SM: Based on the way you are approaching the problem, it seems much easier to do relevance in a constrained domain than in an unconstrained domain.
TC: Absolutely. Relevance is the idea of constraining things. There are huge things you can do with information. It is amazing when you look at search, especially the type of search Google came out with where you type in words and get back results, and as a whole the field is amazingly blunt. It is a brute force tool.
If you go back to the 70s, when people had ideas that were completely computationally impractical, those ideas are probably extremely fast to compute now. The vision people had back then in regards to what computers should be able to do was much more ambitious.
Computers have become more present in our lives since the Internet, but people’s ambitions for what they can do has slipped tremendously.
SM: People have tolerated much less than they should expect to.
TC: Which has resulted in an entrenchment of people not trying to make computers do more. One of the things is to get to a place where we can create and do different things. I learned from my time at IBM that the place to create is not at a big organization. Even Google has gotten to a point where innovation is slowing down.
SM: They have a business to run. They cannot do something radically different that disrupts proven success.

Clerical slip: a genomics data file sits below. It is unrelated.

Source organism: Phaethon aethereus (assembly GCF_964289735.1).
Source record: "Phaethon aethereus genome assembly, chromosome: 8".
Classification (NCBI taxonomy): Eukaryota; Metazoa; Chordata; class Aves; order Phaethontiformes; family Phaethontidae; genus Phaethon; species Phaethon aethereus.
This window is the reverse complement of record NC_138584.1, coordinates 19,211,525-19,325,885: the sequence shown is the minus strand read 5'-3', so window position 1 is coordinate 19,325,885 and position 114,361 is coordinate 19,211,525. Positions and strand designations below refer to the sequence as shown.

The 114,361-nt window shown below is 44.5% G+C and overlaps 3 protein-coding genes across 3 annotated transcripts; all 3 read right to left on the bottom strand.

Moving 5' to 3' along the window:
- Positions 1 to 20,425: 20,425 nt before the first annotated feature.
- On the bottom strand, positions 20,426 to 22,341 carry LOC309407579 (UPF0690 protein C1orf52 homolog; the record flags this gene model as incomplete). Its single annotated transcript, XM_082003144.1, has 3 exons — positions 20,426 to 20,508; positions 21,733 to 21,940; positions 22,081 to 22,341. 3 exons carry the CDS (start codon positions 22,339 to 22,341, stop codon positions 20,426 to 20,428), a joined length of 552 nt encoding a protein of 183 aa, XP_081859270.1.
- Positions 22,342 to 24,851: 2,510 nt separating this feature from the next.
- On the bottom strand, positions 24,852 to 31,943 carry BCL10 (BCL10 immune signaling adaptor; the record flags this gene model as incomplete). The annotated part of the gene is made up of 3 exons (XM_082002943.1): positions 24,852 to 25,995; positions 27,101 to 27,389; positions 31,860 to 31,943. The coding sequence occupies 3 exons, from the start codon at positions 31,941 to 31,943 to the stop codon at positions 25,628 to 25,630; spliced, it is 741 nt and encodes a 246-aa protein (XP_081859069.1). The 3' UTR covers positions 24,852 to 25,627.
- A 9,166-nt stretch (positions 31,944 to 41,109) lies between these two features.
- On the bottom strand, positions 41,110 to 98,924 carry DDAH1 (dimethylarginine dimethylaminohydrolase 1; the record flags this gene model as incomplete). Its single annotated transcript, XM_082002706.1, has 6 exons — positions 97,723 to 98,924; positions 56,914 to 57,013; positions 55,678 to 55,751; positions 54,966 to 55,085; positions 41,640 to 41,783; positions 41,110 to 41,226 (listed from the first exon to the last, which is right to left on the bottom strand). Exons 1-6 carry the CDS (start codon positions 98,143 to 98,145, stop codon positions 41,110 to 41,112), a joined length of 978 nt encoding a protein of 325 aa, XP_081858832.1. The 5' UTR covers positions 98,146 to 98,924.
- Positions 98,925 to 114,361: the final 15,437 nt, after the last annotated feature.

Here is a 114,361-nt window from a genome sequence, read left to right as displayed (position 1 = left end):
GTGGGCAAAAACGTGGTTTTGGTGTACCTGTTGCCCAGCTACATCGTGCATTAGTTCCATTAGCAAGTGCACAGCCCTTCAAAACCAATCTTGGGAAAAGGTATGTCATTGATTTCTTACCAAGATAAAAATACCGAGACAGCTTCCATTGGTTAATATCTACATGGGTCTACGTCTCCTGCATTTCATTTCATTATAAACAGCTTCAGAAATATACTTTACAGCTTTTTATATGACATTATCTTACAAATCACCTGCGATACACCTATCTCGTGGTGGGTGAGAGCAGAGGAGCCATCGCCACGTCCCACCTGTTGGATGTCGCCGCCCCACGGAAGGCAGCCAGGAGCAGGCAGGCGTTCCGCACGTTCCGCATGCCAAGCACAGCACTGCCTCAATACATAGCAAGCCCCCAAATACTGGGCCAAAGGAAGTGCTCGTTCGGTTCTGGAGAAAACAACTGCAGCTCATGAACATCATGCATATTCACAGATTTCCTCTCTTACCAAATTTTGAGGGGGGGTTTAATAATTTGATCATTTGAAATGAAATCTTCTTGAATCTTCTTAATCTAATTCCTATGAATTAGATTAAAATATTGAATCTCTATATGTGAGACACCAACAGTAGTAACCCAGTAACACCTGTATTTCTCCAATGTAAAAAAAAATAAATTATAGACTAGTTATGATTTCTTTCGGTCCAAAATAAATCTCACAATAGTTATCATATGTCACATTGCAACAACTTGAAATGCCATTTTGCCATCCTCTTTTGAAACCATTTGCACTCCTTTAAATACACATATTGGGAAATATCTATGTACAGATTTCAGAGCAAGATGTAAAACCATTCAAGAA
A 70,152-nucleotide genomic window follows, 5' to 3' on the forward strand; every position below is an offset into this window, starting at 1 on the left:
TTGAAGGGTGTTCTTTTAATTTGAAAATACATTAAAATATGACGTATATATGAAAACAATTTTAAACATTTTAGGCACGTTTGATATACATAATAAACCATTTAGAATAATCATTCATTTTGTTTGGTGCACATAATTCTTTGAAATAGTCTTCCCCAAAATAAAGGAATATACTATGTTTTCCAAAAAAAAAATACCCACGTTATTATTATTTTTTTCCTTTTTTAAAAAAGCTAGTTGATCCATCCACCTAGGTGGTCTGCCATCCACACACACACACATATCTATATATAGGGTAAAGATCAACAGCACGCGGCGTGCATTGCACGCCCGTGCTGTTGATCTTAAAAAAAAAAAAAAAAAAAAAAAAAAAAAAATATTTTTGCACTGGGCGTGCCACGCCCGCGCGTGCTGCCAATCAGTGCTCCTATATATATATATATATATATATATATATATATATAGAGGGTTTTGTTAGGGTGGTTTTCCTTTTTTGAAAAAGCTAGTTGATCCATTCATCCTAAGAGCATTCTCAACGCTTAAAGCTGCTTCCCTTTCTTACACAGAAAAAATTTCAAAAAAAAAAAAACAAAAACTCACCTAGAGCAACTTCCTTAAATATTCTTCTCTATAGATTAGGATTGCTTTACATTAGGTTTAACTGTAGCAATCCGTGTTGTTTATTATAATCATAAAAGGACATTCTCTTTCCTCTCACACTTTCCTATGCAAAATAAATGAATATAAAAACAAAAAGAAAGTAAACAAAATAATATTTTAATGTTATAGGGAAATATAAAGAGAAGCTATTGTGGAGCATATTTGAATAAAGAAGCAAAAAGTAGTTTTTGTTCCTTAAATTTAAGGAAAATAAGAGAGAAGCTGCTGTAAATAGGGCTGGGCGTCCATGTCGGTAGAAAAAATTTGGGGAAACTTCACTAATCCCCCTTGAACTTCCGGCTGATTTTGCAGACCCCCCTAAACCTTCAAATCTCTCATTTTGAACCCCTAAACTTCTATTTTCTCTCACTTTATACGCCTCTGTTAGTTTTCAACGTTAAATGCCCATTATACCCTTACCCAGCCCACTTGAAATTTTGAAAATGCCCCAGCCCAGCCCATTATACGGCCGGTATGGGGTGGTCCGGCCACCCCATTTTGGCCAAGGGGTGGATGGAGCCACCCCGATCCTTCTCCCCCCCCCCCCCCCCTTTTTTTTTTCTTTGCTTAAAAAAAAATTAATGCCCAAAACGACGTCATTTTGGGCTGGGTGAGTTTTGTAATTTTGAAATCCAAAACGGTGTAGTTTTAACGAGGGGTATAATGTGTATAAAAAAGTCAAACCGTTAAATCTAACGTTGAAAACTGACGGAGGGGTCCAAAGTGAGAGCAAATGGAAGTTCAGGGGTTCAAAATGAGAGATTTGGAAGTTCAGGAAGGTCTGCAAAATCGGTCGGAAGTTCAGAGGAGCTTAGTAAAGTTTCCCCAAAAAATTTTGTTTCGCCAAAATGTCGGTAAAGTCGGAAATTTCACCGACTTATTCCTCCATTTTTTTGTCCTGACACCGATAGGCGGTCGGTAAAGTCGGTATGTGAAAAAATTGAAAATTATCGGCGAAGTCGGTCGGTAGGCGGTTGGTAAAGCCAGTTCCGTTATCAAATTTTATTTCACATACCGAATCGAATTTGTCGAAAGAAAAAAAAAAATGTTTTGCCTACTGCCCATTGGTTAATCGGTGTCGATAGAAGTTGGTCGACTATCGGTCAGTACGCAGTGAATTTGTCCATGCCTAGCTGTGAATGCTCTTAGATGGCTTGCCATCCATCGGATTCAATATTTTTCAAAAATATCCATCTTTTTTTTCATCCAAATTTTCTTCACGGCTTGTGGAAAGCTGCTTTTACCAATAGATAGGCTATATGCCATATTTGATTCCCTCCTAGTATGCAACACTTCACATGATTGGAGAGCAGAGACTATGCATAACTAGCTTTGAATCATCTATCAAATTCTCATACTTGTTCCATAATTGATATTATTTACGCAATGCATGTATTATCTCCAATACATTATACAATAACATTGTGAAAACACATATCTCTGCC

TC: You won’t see them really start innovating again until they have a few bad quarters. Don’t fix what is not broken.
SM: With Web 2.0, search changed from horizontal to vertical, which constrains the domain and increases relevancy. My thought is that with Web 3.0 we will take that further and get into real personalization.
TC: Personalization is really hard. There are two kinds of personalization. You can find personalized items, where you can have your initials monogrammed onto a particular item. A lot of personalization I have seen is very much like that and it is cheap.
If you get handmade shirts, that is another level of personalization. That is something that happens after everything else is right. Personalization to that level only makes sense once you have covered the basics and all of the other pieces are in place. In restricted domains you can get there.
SM: It will be very hard to get there in unrestricted domains.
TC: Especially for things like search, where it is only luck that search works. In some ways it really is luck. Computers have no idea what they are doing. They have amazingly little understanding of what is going on. People are willing to put up with a lot of randomness in that space.
Compare that with a domain like ecommerce, where there is an enormous amount of understanding as to what the products are and who buys them. In search we are still amazingly early on.
SM: Large-scale ecommerce is a search problem.
TC: Part of it is a search problem. One of the big problems with ecommerce in Germany is that people do not have credit cards. Germans do not have cards. They have a tremendous aversion to hyperinflation, and avoiding credit is a cultural issue.
Cross-border ecommerce in Europe is also facing problems because of cultural issues. There is a lack of trust of people in other countries. It is bizarre to me that I had to explain to a European commissioner how eBay works. The commissioner could not grasp the idea that random Americans trust other random Americans.